For the record, feminism, by definition, is the belief that men and women should have equal rights and opportunities. It is the theory of the political, economic and social equality of the sexes.
I started questioning gender-based assumptions a long time ago. When I was eight, I was confused at being called ‘bossy’ because I wanted to direct the plays that we would put on for our parents. But the boys were not.
When at 14, I started to be sexualised by certain elements of the media.
When at 15, my girlfriends started dropping out of their beloved sports teams because they didn’t want to appear ‘muscly’.
When at 18, my male friends were unable to express their feelings.
I decided that I was a feminist and this seemed uncomplicated to me. But my recent research has shown me that ‘feminism’ has become an unpopular word. Women are choosing not to identify as feminists. Apparently, I am among the ranks of women whose expressions are seen as too strong, too aggressive, isolating and anti-men, unattractive even.
Why has the word become such an uncomfortable one?
I am from Britain and I think it is right that
I am paid the same as my male counterparts.
I think it is right that I should be able to make decisions about my own body. I think it is right that women be involved on my behalf in the policies and the decisions that will affect my life. I think it is right that, socially, I am afforded the same respect as men. But, sadly, I can say that there is no one country in the world where all women can expect to receive these rights. No country in the world can yet say that they have achieved gender equality. These rights, I consider to be human rights, but I am one of the lucky ones. My life is a sheer privilege because my parents didn’t love me less because I was born a daughter. My school did not limit me because I was a girl. My mentors didn’t assume I would go less far because I might give birth to a child one day. These influencers were the gender equality ambassadors that made me who I am today. They may not know it, but they are the inadvertent feminists who are changing the world today. We need more of those.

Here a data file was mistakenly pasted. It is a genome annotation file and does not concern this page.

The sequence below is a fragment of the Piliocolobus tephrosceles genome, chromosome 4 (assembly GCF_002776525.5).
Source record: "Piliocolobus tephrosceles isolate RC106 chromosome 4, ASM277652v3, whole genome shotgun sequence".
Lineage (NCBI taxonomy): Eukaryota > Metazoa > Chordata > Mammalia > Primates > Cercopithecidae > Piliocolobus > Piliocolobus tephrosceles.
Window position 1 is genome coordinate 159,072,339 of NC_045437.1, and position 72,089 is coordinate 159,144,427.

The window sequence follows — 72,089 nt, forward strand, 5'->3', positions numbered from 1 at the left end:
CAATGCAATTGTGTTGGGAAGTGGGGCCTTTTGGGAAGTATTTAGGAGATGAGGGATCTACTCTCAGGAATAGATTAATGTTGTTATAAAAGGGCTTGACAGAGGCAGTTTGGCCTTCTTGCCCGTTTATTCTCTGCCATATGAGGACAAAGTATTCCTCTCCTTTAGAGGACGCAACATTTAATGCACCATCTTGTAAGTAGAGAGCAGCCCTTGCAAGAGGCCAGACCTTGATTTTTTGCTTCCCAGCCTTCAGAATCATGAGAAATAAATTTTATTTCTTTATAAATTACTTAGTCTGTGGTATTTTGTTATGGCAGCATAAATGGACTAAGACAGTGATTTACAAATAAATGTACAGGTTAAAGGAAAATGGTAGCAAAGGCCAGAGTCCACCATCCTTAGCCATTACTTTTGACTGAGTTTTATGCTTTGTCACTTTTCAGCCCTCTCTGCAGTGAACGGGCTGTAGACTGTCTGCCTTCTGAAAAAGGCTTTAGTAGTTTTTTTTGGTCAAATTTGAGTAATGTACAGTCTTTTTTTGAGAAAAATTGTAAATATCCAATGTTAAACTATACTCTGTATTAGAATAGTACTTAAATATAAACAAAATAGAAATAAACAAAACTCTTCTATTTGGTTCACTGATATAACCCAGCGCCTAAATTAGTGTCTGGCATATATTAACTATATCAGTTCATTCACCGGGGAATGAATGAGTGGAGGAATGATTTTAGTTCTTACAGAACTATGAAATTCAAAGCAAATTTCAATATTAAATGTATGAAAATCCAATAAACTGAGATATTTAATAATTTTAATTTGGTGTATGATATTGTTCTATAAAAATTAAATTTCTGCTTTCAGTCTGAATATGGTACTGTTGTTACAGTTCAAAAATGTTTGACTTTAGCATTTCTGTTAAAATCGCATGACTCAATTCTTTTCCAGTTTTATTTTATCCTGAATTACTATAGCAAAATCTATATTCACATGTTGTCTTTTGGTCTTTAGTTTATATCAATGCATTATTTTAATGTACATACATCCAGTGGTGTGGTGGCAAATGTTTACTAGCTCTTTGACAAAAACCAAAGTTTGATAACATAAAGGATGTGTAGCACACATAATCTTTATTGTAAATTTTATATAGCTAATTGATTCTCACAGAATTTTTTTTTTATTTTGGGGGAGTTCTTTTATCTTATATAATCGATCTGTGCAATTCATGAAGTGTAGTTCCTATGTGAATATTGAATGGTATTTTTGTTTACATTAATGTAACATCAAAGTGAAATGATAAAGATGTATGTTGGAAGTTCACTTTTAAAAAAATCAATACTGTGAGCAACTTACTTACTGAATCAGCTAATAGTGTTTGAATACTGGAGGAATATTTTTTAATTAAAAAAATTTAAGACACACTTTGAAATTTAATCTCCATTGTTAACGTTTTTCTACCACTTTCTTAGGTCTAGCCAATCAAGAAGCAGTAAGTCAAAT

And if you still hate the word, it is not the word that is important: it’s the idea and the ambition behind it. Because not all women have received the same rights that I have. In fact, statistically, very few have been.
In 1997, Hillary Clinton made a famous speech in Beijing about women’s rights. Sadly, many of the things that she wanted to change are still true today. But what stood out for me the most was that less than 30 percent of the audience were male. How can we affect change in the world when only half of it is invited or feel welcome to participate in the conversation?
Men, I would like to take this opportunity to extend your formal invitation. Gender equality is your issue too. Because, to date, I’ve seen my father’s role as a parent being valued less by society despite my needing his presence as a child as much as my mother’s. I’ve seen young men suffering from mental illness, unable to ask for help for fear it would make them look less of a [man] – in fact, in the UK, suicide is the biggest killer of men between 20 to 49, eclipsing road accidents, cancer and coronary heart disease. I’ve seen men made fragile and insecure by a distorted sense of what constitutes male success. Men don’t have the benefits of equality either.
We don’t often talk about men being imprisoned by gender stereotypes, but I can see that they are and that, when they are free, things will change for women as a natural consequence.
If men don’t have to be aggressive in order to be accepted, women won’t feel compelled to be submissive. If men don’t have to control, women won’t have to be controlled. Both men and women should feel free to be sensitive. Both men and women should feel free to be strong. It is time that we all perceive gender on a spectrum, instead of two sets of opposing ideals. If we stop defining each other by what we are not and start defining ourselves by who we are, we can all be freer. And this is what HeForShe is about. It’s about freedom. […]